Today marks the 120th observance of Labor Day, first established as a Federal Holiday in 1894, after decades of labor union members getting their heads bashed in for striking for better working conditions.
Last Saturday I attended a social function with my wife's co-workers. Many of them didn't know each other and thus were introduced and asked, "What do you do?" The same was asked of spouses. "What do you do?" Most of the attendees were engineers, programmers and various managers.
No one asked me what I did for a living?
What would I have said? "I'm a writer" and then get that look of "Have I read your book?"
Answer is no. I'm still looking for an agent.
Is writing labor? Do I work under hazardous conditions? I work near the kitty door to the garage and I can smell the kitty box when Sugar takes a dump. She's a sweet cat, but she lays some stinkers. I'm probably inhaling minuscule kitty litter particles as I type. I eat my scrambled eggs over the key board and a crumb or two spill in between the keys. Will I create a bacteria hazard?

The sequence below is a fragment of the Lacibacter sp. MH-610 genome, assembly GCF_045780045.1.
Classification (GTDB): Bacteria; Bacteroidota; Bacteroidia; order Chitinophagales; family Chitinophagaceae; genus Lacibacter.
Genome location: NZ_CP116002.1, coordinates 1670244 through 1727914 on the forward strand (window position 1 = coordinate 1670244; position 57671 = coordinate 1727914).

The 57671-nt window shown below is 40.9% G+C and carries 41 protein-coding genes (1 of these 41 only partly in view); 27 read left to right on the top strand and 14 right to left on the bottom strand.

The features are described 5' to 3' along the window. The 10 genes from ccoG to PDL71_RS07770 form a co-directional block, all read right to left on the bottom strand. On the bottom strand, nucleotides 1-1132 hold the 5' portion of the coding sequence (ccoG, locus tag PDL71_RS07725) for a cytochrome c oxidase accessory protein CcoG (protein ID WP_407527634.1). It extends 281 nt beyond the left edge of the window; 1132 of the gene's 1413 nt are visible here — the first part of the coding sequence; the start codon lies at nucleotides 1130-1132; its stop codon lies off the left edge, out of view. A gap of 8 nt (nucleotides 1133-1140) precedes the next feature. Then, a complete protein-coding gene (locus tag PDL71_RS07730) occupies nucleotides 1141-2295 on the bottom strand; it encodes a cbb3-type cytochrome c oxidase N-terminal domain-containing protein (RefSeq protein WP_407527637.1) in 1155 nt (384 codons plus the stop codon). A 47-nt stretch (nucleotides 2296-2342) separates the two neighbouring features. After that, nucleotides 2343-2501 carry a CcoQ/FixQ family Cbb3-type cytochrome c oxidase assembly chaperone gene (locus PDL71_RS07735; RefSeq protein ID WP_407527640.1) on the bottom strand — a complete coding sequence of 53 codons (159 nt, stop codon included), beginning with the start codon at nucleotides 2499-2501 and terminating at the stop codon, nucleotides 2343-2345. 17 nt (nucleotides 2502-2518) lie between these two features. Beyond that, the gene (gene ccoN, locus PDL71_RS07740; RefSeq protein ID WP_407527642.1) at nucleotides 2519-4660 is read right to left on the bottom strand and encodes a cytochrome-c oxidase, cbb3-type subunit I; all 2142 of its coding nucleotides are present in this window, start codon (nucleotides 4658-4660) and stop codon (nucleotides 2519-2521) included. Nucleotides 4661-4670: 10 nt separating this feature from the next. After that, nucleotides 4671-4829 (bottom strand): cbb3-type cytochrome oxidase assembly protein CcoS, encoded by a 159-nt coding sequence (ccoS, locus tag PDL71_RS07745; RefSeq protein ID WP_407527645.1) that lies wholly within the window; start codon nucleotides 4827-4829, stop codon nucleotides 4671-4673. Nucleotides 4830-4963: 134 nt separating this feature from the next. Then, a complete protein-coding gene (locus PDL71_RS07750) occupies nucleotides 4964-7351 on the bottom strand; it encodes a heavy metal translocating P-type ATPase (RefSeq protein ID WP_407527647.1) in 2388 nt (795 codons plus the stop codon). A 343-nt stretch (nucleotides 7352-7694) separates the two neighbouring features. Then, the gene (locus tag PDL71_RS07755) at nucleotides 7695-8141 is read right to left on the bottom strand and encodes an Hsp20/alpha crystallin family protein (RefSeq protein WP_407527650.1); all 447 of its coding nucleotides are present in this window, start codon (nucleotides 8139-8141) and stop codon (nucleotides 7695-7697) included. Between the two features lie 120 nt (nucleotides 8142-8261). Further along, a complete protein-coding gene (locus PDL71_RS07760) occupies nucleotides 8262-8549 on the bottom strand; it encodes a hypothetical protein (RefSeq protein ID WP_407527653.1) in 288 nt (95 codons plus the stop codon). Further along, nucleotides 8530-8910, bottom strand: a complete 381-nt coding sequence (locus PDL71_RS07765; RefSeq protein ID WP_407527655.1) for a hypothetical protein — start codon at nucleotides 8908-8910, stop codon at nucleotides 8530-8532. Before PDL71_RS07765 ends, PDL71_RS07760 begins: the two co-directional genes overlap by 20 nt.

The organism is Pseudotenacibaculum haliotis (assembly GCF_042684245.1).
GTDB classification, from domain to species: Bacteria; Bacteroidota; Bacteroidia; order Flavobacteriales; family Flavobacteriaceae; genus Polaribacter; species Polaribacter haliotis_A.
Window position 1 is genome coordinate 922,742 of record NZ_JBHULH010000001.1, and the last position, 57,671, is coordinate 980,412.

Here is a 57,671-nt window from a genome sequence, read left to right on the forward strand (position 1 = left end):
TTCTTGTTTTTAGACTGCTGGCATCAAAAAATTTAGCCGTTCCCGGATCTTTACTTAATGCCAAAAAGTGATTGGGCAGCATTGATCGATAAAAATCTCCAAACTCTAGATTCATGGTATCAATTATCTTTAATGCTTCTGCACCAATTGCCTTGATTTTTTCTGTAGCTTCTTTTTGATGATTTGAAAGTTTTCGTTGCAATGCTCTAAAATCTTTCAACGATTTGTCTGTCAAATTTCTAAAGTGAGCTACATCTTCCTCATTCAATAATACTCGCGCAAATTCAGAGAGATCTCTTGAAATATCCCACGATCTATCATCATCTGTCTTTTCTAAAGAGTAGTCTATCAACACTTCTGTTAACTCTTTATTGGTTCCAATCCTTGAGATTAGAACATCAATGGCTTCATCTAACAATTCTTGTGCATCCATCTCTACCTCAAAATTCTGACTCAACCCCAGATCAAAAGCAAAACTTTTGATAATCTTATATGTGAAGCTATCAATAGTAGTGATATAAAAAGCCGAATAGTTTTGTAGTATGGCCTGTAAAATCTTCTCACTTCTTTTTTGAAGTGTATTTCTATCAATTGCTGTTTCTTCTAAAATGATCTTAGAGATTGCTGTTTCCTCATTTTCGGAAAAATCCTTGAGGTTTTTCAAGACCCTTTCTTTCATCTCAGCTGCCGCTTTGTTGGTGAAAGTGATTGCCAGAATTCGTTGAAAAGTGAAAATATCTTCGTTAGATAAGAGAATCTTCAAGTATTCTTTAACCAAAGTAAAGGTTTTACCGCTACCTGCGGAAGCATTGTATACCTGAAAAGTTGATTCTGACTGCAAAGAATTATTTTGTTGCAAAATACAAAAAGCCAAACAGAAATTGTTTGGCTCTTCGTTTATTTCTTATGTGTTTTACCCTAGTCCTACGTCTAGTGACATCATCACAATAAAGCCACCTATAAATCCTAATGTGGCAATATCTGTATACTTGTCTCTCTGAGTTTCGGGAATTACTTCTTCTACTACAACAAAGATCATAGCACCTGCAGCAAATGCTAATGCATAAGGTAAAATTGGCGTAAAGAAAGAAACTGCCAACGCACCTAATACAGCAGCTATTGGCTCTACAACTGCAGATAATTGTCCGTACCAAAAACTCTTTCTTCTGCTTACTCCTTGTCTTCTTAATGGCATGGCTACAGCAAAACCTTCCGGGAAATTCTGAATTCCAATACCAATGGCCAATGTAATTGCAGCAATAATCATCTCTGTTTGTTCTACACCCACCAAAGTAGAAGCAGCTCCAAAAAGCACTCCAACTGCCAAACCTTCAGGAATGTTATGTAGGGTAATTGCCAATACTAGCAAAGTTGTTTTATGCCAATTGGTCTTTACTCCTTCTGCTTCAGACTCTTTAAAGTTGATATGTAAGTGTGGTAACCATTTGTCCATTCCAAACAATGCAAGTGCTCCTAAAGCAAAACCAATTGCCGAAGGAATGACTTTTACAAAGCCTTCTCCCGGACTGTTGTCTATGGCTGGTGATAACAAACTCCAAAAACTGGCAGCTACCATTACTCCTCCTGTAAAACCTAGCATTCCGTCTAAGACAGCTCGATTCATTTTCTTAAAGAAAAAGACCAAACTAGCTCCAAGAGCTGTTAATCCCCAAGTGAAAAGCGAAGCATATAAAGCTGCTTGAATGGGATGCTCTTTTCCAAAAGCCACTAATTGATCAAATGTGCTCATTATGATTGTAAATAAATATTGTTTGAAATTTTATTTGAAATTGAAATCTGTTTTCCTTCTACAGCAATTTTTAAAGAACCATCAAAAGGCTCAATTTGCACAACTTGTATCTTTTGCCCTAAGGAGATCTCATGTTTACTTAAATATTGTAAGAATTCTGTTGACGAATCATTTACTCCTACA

Writing isn't the same as digging a ditch. I went camping last month and it rained for three days, so I dug a trench around the tent, thinking of that old adage, "If you don't go to college, you'll end up digging ditches."
My wrists and fingers ache sometimes after a long stint at the keyboard. I slam the keys hard when I type, a habit leftover from ye olden days of the typewriter.
Is my labor valuable? No one has ever tried to steal my work. I've been mugged, but Senor Mugger was after my wallet. He didn't say, "Gimme your YA Contemporary manuscript or I'm gonna stick ya!"
To which I would have responded, "The word 'gonna' is not grammatically correct. You could say, 'I'm going to stab you with my sharp knife, thus damaging your liver and inflicting bodily pain. Therefore, you should yield to my demand and hand over your manuscript.'" Though I imagine by this time, I'd be lying in the street bleeding to death sans manuscript and wallet.
I do feel pride in my work. I study the craft. I learn from others. I have joined an organization and networked with others with similar interests. I read about author success stories. I've read about writers arrested and murdered for their work. I recall reading a warning, "At the beginning of a dictatorship, poets and writers are the first to be arrested."
I haven't had my head bashed in for protesting for better working conditions, though my daughters bought me a keyboard tray for I wouldn't have to type on my lap. My wrists feel better, thank you ladies.
But I always think about stories. Yours and mine. Well, mostly mine. I struggle over nouns, verbs, adjectives, character, misspellings, plot, metaphor, and the question "Will this damn thing ever sell?"
Back to work.